The forthcoming Local Government Association conference seems like an appropriate reason to reflect on how data has the power to change the way we interact with our elected representatives.
Accurate data is crucial to informed decision making, but getting relevant data in front of our MPs and our councillors can be a difficult task.
There are two key challenges for those working in public affairs. Firstly, there is the challenge of collating data.
On the positive side, useful data is much more widely available today than it once was.
The Open Data principle means we can download spreadsheets of data broken down by all manner of geographical boundaries from sources such as the ONS and the House of Commons library, covering issues such as employment, poverty or availability of broadband.
If this publicly available data helps to advance your arguments then you are in a fortunate position.
If not, you’ll need to consider an investment in collation, whether that means commissioning the likes of Oxford Economics or the CEBR, or taking a more hands on approach and making the calls and emails yourself.
The second challenge comes in the presentation of that data. The digital era offers organisations the opportunity to interact with stakeholders in a new realm and in more engaging ways: whether it be through animations, infographics and videos or data visualisation tools.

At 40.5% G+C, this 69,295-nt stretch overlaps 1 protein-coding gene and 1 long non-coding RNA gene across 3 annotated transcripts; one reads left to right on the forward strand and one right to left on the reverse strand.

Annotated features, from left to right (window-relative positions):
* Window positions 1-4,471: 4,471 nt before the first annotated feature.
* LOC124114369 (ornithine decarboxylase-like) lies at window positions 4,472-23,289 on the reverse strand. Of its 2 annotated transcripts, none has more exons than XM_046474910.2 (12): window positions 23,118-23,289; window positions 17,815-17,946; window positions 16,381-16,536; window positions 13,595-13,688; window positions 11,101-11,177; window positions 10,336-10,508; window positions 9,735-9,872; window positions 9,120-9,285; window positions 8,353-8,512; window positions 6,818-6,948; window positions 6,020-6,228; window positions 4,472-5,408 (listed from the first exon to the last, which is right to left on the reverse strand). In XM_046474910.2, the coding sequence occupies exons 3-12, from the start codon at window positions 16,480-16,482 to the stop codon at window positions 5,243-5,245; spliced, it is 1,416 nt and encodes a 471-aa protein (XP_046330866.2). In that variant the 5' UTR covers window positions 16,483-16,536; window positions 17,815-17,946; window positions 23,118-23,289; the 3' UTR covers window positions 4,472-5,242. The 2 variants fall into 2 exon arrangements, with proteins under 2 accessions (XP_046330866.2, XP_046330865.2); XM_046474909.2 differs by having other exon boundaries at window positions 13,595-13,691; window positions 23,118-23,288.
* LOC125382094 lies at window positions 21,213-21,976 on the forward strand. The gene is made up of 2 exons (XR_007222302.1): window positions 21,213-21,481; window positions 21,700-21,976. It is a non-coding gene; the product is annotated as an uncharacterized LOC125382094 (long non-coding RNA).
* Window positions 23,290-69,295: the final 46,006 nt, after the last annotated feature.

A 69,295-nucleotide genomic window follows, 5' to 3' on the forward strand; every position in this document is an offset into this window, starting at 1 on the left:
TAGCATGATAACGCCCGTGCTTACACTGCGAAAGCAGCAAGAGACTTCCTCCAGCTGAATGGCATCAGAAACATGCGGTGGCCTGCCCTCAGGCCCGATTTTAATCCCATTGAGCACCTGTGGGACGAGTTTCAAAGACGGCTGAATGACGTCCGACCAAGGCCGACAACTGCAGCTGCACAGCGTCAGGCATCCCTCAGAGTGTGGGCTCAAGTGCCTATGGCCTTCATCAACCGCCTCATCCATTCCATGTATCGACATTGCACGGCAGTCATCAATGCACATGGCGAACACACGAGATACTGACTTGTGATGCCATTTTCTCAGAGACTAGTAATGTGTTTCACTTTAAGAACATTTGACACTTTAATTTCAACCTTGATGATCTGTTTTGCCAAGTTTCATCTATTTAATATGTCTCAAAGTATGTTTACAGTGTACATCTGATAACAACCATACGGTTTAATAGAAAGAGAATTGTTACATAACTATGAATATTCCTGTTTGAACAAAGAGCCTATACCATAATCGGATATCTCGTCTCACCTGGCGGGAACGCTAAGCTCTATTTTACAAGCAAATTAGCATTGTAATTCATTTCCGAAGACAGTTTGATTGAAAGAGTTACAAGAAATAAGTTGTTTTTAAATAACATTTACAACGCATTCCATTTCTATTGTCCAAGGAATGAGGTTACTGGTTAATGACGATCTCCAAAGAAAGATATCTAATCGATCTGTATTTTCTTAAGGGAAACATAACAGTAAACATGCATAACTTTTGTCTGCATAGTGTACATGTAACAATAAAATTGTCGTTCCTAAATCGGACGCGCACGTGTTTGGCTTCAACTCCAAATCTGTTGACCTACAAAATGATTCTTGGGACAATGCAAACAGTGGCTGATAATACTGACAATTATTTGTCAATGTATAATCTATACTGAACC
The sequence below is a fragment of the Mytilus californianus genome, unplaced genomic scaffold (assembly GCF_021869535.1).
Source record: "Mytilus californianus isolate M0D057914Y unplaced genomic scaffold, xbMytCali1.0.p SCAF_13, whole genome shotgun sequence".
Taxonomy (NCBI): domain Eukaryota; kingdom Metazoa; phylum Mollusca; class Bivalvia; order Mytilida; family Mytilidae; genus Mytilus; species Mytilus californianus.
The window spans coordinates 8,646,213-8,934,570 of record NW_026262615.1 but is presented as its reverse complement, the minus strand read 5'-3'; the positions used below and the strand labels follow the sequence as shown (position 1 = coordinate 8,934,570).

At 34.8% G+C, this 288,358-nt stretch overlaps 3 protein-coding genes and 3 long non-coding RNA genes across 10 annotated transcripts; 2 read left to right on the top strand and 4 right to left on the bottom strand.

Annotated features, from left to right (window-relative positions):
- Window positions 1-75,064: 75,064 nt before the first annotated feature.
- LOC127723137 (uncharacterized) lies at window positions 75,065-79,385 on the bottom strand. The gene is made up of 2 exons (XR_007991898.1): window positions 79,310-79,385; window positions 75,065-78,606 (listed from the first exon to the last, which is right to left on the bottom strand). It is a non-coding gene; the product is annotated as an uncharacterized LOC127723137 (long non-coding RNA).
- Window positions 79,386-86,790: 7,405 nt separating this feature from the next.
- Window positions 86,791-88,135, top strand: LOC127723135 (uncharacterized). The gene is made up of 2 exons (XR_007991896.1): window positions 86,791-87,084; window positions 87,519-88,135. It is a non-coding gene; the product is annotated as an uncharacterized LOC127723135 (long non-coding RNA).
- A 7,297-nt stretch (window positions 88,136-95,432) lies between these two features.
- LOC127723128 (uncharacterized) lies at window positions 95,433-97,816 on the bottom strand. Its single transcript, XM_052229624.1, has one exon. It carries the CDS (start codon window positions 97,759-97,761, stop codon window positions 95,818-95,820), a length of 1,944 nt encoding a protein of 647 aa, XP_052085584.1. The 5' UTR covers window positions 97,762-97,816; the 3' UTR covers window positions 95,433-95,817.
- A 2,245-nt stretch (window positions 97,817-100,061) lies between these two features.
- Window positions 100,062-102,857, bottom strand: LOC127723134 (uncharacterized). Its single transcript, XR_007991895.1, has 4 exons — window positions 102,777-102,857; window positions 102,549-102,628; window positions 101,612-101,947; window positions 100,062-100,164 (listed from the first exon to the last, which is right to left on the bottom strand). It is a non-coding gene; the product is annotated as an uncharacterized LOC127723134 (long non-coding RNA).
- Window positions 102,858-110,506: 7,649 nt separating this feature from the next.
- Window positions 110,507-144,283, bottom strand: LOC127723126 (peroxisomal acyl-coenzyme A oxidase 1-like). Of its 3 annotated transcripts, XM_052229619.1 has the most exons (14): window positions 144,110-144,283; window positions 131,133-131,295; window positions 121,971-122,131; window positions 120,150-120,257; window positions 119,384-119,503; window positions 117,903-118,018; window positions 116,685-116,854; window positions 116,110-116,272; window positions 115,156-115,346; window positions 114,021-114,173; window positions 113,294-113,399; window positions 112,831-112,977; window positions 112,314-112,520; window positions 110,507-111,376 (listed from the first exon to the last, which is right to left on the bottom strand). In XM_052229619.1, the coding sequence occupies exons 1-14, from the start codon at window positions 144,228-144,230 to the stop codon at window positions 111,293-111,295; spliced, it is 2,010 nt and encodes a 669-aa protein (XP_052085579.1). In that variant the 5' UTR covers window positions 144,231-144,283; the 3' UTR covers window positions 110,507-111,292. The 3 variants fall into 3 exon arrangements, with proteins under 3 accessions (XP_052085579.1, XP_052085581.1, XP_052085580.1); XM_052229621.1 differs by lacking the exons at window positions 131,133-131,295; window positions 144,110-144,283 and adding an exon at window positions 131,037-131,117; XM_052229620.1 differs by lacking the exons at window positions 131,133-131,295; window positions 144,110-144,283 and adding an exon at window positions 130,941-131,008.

Where once we may have relied upon a printed map of the UK to show trends, now we can click into regions, constituencies, local authorities, wards or LSOAs and drill into the detail.
We can present information in vivid colours and through graphs and pie charts, making comparing and benchmarking both a straightforward and engaging process.
So whether you’re conversing with an MP or councillor at a conference or are sat in a face-to-face meeting, pulling out relevant and visually interesting data is streets ahead of where it once was.
In a world where substantiation is key, data visualisation tools are king. They help to present relevant data to decision makers allowing them to make an informed decision that’s right for their area.
For some campaigns we can add a third challenge. If mobilising public support is required to help move an issue up the agenda, then the sharing of data is also key.
And here data visualisation tools again come into their own, allowing members of the public to research data on their area and take appropriate action, which might include sharing on Twitter, Facebook, emailing their friends, or directly raising the issue with their elected representative in writing or in person.
The use of data remains a relatively untapped tool in public affairs. But the possibilities offered by digital in terms of the accessibility, and visualisation of relevant data have the ability to change the way we have conversations with our elected representatives.